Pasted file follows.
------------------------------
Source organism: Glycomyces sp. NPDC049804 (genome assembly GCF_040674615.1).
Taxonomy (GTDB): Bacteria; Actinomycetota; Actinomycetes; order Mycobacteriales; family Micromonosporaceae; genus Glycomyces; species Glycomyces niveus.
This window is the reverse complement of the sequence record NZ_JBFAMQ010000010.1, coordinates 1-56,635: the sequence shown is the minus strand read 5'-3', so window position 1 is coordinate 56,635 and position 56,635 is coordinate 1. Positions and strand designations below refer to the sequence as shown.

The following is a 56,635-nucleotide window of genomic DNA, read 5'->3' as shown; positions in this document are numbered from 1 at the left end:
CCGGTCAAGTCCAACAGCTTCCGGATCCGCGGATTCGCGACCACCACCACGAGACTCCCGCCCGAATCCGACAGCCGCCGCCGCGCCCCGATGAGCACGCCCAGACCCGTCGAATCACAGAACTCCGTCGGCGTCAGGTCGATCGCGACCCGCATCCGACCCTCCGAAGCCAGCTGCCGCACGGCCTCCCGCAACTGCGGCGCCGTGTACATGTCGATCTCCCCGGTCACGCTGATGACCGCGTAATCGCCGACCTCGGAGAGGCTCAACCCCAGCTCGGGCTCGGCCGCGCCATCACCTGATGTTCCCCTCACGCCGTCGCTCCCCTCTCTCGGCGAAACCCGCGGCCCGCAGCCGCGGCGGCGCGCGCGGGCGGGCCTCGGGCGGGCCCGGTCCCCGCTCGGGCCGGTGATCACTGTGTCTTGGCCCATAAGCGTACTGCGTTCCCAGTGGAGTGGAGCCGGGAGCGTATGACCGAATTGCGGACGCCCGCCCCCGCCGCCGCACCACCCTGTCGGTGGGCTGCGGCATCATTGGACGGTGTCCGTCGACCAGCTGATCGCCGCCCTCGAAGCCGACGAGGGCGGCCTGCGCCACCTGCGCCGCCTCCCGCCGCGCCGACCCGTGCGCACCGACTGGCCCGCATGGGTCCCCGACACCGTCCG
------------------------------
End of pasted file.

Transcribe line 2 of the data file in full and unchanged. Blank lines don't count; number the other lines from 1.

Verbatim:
Taxonomy (GTDB): Bacteria; Actinomycetota; Actinomycetes; order Mycobacteriales; family Micromonosporaceae; genus Glycomyces; species Glycomyces niveus.